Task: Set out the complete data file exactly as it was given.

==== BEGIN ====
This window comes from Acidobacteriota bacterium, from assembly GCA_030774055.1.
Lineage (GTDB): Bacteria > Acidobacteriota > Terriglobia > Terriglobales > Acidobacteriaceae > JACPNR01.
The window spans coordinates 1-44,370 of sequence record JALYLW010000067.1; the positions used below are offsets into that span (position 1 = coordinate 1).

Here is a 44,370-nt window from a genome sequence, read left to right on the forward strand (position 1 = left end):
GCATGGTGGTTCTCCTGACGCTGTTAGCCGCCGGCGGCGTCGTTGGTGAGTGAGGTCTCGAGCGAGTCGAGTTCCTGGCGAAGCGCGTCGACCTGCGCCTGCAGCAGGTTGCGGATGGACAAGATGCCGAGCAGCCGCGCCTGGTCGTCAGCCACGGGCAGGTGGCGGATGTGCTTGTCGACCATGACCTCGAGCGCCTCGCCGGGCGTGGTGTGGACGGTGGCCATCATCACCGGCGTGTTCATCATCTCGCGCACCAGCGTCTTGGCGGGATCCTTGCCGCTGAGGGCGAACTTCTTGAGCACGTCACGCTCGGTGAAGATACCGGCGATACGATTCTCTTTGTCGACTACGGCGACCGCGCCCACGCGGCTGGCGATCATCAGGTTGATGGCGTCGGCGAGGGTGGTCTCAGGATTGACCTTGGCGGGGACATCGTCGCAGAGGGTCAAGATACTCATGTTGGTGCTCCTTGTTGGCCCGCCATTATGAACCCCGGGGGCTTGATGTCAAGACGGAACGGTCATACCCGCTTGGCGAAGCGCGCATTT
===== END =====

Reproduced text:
This window comes from Acidobacteriota bacterium, from assembly GCA_030774055.1.
Lineage (GTDB): Bacteria > Acidobacteriota > Terriglobia > Terriglobales > Acidobacteriaceae > JACPNR01.
The window spans coordinates 1-44,370 of sequence record JALYLW010000067.1; the positions used below are offsets into that span (position 1 = coordinate 1).

Here is a 44,370-nt window from a genome sequence, read left to right on the forward strand (position 1 = left end):
GCATGGTGGTTCTCCTGACGCTGTTAGCCGCCGGCGGCGTCGTTGGTGAGTGAGGTCTCGAGCGAGTCGAGTTCCTGGCGAAGCGCGTCGACCTGCGCCTGCAGCAGGTTGCGGATGGACAAGATGCCGAGCAGCCGCGCCTGGTCGTCAGCCACGGGCAGGTGGCGGATGTGCTTGTCGACCATGACCTCGAGCGCCTCGCCGGGCGTGGTGTGGACGGTGGCCATCATCACCGGCGTGTTCATCATCTCGCGCACCAGCGTCTTGGCGGGATCCTTGCCGCTGAGGGCGAACTTCTTGAGCACGTCACGCTCGGTGAAGATACCGGCGATACGATTCTCTTTGTCGACTACGGCGACCGCGCCCACGCGGCTGGCGATCATCAGGTTGATGGCGTCGGCGAGGGTGGTCTCAGGATTGACCTTGGCGGGGACATCGTCGCAGAGGGTCAAGATACTCATGTTGGTGCTCCTTGTTGGCCCGCCATTATGAACCCCGGGGGCTTGATGTCAAGACGGAACGGTCATACCCGCTTGGCGAAGCGCGCATTT